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Frequently Asked Questions About Vision Therapy

Below are answers to your questions about vision therapy.


What is Vision Therapy?

It is an individualized series of eye-brain activities and exercises designed to improve or normalize a variety of visual skills such as convergence, eye teaming, focusing, visual tracking and visual processing.

Who can benefit from vision therapy?

While many problems that can benefit from vision therapy are treated in childhood, adults can also be effectively treated with vision therapy. Because vision therapy is actually strengthening brain connections, there is no upper age limit for vision therapy.

How long does vision therapy take?

The average vision therapy program for eye teaming, tracking, and focusing disorders involves one or two 45 minute office visits per week along with 15 minutes of supportive home therapy 3 to 4 times per week. Most of these problems can be eliminated in 14 to 24 office visits. More complicated problems may require additional time. Visual processing problems are more complicated and generally require longer periods of therapy, generally 30 to 40 visits. The length of post-concussion vision therapy is more difficult to predict and can be faster or slower than is typical for non-concussion problems.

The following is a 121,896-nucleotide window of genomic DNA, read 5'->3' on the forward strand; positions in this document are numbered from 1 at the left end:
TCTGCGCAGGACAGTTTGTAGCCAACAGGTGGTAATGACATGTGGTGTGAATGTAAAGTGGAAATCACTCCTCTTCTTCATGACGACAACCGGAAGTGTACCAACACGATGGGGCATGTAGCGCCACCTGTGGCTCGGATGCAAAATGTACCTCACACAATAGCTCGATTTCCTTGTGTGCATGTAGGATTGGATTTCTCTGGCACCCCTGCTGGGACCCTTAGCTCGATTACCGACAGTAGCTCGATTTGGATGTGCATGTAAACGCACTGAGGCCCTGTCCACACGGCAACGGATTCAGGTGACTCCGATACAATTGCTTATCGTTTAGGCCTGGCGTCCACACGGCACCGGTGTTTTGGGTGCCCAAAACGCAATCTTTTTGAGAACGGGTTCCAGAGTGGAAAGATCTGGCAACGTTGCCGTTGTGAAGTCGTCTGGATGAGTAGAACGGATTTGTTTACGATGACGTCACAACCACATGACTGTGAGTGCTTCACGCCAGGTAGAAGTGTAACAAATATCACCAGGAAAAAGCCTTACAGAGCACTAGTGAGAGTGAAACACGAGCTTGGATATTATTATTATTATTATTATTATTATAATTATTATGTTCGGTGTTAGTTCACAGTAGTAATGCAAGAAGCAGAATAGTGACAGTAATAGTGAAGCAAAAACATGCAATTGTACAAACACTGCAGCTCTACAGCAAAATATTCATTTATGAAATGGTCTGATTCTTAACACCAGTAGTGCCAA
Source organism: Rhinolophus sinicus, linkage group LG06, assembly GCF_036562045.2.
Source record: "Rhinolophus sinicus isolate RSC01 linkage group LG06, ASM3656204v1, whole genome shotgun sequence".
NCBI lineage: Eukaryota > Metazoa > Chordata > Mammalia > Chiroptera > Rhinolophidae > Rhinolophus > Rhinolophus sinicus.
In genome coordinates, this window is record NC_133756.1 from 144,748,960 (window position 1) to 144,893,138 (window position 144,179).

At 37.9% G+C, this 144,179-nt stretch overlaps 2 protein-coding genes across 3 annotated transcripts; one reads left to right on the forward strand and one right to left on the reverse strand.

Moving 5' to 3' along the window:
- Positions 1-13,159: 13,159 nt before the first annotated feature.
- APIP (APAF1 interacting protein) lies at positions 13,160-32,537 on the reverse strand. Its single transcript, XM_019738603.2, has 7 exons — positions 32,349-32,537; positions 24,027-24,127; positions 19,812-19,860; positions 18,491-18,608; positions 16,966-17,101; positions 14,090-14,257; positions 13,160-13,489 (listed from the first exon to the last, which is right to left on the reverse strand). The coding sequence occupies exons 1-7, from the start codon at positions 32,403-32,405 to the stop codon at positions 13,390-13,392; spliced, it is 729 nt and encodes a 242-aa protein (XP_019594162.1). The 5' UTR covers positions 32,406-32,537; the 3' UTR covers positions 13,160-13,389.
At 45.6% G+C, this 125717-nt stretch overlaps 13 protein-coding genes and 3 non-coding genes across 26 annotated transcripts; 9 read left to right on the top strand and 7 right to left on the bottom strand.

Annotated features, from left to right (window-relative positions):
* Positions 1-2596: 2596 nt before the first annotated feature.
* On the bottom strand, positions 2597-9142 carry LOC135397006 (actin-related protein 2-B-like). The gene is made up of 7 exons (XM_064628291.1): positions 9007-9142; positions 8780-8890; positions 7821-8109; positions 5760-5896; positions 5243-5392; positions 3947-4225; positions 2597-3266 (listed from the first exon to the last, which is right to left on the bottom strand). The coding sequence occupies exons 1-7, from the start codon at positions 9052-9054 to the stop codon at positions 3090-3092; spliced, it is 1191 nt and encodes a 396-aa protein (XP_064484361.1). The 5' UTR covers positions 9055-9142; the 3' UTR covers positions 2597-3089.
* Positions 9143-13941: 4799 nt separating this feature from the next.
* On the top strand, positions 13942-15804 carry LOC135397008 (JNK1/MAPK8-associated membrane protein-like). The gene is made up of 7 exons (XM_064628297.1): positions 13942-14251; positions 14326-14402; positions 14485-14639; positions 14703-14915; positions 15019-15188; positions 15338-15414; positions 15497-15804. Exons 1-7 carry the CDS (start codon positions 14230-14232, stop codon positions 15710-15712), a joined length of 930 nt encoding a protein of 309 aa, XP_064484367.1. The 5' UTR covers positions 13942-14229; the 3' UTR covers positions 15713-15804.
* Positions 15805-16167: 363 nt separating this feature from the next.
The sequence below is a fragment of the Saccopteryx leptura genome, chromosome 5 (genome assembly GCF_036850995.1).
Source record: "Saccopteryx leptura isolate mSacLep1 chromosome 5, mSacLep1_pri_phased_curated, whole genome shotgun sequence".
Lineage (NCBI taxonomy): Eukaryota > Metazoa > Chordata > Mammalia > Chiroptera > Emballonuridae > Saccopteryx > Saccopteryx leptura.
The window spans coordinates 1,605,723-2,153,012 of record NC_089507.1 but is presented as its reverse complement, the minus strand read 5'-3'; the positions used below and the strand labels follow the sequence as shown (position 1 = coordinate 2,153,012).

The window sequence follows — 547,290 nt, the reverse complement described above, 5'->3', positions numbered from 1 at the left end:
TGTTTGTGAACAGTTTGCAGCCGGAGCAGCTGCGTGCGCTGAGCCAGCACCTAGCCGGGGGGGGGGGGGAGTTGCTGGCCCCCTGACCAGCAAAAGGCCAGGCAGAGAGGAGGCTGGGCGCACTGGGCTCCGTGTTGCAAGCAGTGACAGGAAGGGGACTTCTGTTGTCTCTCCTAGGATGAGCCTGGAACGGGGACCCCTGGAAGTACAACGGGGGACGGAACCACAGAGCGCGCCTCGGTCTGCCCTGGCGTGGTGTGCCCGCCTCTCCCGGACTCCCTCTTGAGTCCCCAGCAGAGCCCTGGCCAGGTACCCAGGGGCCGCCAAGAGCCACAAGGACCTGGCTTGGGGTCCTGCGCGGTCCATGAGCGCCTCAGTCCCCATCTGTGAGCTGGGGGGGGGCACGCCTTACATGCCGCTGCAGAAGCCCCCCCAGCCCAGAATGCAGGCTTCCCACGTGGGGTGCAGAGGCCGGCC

How effective is vision therapy?

The results of 3 nationwide randomized clinical trials has shown that vision therapy is effective in treating convergence insufficiency and focusing disorders. Success rates for other problems like convergence excess, tracking problems and post-concussion vision problems are also very high.

How long does vision therapy last?

Studies have shown that vision therapy strengthens connections in our brain, resulting in changes that are generally long-lasting. We rarely see patients back after successful vision therapy. The largest study done showed visual improvements after vision therapy were still intact one year after successful vision therapy.

Is vision therapy used to treat ADHD or dyslexia?

Vision therapy does not directly treat either of these entities. They are brain-based disorders that can mimic vision disorders. Some children with vision disorders score higher on ADHD behavior surveys as the symptoms of ADHD and vision problems can overlap. Our office screens for both of these and will make referrals to appropriate professionals when needed.

Do you have other questions?

We are happy to answer your questions. Use the online form to submit a question or call us at 856-858-0800.

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